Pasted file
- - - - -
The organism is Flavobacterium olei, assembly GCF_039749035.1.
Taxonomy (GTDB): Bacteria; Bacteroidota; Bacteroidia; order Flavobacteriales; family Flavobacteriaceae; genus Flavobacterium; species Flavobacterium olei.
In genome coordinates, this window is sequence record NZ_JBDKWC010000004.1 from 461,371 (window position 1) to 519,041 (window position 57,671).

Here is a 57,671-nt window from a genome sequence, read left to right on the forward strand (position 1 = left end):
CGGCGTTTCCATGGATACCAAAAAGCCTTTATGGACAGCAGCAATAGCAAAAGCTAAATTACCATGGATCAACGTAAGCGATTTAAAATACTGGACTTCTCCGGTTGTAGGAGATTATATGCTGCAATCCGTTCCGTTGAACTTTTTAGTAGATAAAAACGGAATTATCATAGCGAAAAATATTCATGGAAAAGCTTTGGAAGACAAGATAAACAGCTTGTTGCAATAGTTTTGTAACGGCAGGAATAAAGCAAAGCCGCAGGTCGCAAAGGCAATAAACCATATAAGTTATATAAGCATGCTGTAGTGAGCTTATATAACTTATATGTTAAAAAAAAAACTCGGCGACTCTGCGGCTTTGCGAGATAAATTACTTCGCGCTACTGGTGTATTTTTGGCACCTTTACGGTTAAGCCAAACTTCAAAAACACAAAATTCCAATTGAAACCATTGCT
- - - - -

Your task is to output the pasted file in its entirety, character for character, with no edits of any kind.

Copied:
The organism is Flavobacterium olei, assembly GCF_039749035.1.
Taxonomy (GTDB): Bacteria; Bacteroidota; Bacteroidia; order Flavobacteriales; family Flavobacteriaceae; genus Flavobacterium; species Flavobacterium olei.
In genome coordinates, this window is sequence record NZ_JBDKWC010000004.1 from 461,371 (window position 1) to 519,041 (window position 57,671).

Here is a 57,671-nt window from a genome sequence, read left to right on the forward strand (position 1 = left end):
CGGCGTTTCCATGGATACCAAAAAGCCTTTATGGACAGCAGCAATAGCAAAAGCTAAATTACCATGGATCAACGTAAGCGATTTAAAATACTGGACTTCTCCGGTTGTAGGAGATTATATGCTGCAATCCGTTCCGTTGAACTTTTTAGTAGATAAAAACGGAATTATCATAGCGAAAAATATTCATGGAAAAGCTTTGGAAGACAAGATAAACAGCTTGTTGCAATAGTTTTGTAACGGCAGGAATAAAGCAAAGCCGCAGGTCGCAAAGGCAATAAACCATATAAGTTATATAAGCATGCTGTAGTGAGCTTATATAACTTATATGTTAAAAAAAAAACTCGGCGACTCTGCGGCTTTGCGAGATAAATTACTTCGCGCTACTGGTGTATTTTTGGCACCTTTACGGTTAAGCCAAACTTCAAAAACACAAAATTCCAATTGAAACCATTGCT